WalkaboutNYC, a free program during which startups in the city open their doors to the public in order to showcase their work, educate people about what makes startups tick, and build connections within the community.
For an introduction to Walkabout NYC, check out my first post: Walkabout NYC 2012 Recap: Startup-Hopping In the City
You get to choose one of several startups during each hour-long slot throughout the event, so I selected OpenPlans as my first destination.
The first thing you notice about OpenPlans is, understandably enough, the swift elevator ride that whisks you up to the gorgeous penthouse office overlooking a vast swath of lower Manhattan including Little Italy, Chinatown, and Tribeca. If you're lucky enough to check out the site, don't miss out on the rooftop garden, a secluded oasis which feels miles away from the hustle and bustle of the city.
But enough about location; OpenPlans has much more to offer than just a pretty face. Their Kickstarter funded iPhone app, OpenTripPlanner, will help fill in the gaps not currently being served by existing trip planners (we're looking at you, Apple Maps!), especially when it comes to public transportation options such as the much-anticipated, upcoming New York City Bike Share. OpenTripPlanner is scheduled for a beta release sometime in the near future.
OpenPlans isn't new to making public transportation a whole heck of a lot better. Previously, they partnered with the MTA to develop Bus Time, a mobile site used to find the location of buses in real time. It wasn't an easy problem to solve - for example, the skyscrapers in New York can block GPS signals, which requires a work-around solution involving special devices on the buses themselves. If you're a frequent bus traveler, you can imagine how valuable it is to know exactly when your ride is going to show up.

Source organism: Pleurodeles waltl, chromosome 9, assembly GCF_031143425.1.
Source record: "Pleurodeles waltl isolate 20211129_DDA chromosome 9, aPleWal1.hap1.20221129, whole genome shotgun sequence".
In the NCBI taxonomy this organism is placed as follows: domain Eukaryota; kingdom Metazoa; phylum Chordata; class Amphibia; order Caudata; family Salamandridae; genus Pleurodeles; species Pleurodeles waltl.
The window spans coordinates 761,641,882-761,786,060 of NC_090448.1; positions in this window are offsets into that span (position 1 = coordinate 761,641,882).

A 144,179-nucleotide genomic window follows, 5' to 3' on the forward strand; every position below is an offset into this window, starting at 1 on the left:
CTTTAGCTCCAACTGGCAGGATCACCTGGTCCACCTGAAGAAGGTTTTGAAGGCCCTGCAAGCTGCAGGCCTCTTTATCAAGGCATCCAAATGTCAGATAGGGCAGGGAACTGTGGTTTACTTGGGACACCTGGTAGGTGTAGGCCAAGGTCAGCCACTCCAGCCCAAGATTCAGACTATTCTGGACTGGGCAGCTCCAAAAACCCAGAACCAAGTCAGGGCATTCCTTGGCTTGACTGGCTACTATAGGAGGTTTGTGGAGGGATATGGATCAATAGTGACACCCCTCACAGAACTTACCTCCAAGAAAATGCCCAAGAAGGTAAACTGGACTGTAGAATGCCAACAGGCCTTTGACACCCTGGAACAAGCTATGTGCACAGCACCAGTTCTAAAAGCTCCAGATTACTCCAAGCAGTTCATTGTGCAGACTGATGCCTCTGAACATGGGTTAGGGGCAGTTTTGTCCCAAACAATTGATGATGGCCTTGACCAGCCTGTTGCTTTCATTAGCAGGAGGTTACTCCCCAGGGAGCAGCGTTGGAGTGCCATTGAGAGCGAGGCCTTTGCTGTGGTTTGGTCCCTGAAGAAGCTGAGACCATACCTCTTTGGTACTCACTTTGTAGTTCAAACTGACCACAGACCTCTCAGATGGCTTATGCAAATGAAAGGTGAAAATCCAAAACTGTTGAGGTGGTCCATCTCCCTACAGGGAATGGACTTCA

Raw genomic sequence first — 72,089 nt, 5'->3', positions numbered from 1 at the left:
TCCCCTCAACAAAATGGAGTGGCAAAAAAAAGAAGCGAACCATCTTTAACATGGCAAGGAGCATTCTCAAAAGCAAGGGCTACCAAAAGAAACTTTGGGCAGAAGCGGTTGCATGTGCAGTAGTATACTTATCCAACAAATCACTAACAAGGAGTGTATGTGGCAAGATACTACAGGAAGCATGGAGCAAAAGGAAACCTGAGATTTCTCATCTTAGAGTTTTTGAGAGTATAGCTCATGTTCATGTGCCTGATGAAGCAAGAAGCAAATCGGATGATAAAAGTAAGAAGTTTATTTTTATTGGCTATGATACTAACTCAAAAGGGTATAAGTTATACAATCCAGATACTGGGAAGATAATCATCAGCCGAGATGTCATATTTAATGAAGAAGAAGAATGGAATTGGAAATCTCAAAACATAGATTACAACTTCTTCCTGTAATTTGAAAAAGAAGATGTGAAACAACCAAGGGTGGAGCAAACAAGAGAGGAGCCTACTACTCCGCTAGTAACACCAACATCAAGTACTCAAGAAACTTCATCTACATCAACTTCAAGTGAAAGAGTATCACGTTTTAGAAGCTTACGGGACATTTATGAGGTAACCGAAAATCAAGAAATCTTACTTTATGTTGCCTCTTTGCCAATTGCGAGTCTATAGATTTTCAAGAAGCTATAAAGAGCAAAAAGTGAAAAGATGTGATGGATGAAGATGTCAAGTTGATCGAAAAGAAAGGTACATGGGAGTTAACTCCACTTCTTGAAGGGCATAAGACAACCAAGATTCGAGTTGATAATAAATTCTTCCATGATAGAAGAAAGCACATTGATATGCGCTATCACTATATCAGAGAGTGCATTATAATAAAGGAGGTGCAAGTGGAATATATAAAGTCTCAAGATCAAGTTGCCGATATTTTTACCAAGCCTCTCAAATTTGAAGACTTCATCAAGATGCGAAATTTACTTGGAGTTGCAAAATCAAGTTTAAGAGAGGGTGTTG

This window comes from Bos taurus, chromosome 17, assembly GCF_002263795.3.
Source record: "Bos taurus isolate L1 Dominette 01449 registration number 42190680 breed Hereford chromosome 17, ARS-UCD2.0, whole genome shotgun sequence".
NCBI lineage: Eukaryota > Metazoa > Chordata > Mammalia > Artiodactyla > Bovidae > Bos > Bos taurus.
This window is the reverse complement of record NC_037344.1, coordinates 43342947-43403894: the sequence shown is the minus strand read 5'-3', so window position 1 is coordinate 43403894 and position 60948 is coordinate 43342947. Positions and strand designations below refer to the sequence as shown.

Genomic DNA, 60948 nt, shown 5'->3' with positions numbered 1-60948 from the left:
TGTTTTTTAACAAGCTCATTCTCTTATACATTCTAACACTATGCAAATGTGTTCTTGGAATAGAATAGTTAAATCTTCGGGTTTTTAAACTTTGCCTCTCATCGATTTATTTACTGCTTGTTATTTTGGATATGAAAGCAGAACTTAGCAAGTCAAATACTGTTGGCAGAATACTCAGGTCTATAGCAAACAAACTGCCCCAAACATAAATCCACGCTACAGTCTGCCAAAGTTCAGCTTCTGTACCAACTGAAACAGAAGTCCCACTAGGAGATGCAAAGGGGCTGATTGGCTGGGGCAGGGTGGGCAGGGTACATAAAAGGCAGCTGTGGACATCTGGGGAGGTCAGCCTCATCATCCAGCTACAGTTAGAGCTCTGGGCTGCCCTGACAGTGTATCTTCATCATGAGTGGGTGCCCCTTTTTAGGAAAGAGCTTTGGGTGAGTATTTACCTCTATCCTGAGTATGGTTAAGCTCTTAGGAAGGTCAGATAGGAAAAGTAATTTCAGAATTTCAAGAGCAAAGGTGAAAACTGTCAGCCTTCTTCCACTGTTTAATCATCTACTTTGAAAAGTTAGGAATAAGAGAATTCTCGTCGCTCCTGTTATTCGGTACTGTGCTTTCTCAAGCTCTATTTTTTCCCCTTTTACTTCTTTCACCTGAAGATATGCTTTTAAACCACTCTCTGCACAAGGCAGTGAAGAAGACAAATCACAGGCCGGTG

My big takeaway from OpenPlan's presentation was the importance of partnering with large, well-known brands and organizations. This is a strategy that translates well to any sort of business; as a freelance writer or aspiring novelist, you form strategic partnerships with media brands, established bloggers, and published authors. The tricky part about connecting with these entities is establishing a unique value proposition to differentiate yourself from the crowd. What can you offer that others, who are competing for their attention, can't? What alternate methods can you use to approach your targets where your voice is more likely to be heard? Figuring out how partnerships fit into your overall marketing and branding plan will significantly reduce the amount of time it takes for you to get noticed in your niche.
To keep up-to-date with OpenPlans, follow them on Twitter: @OpenPlans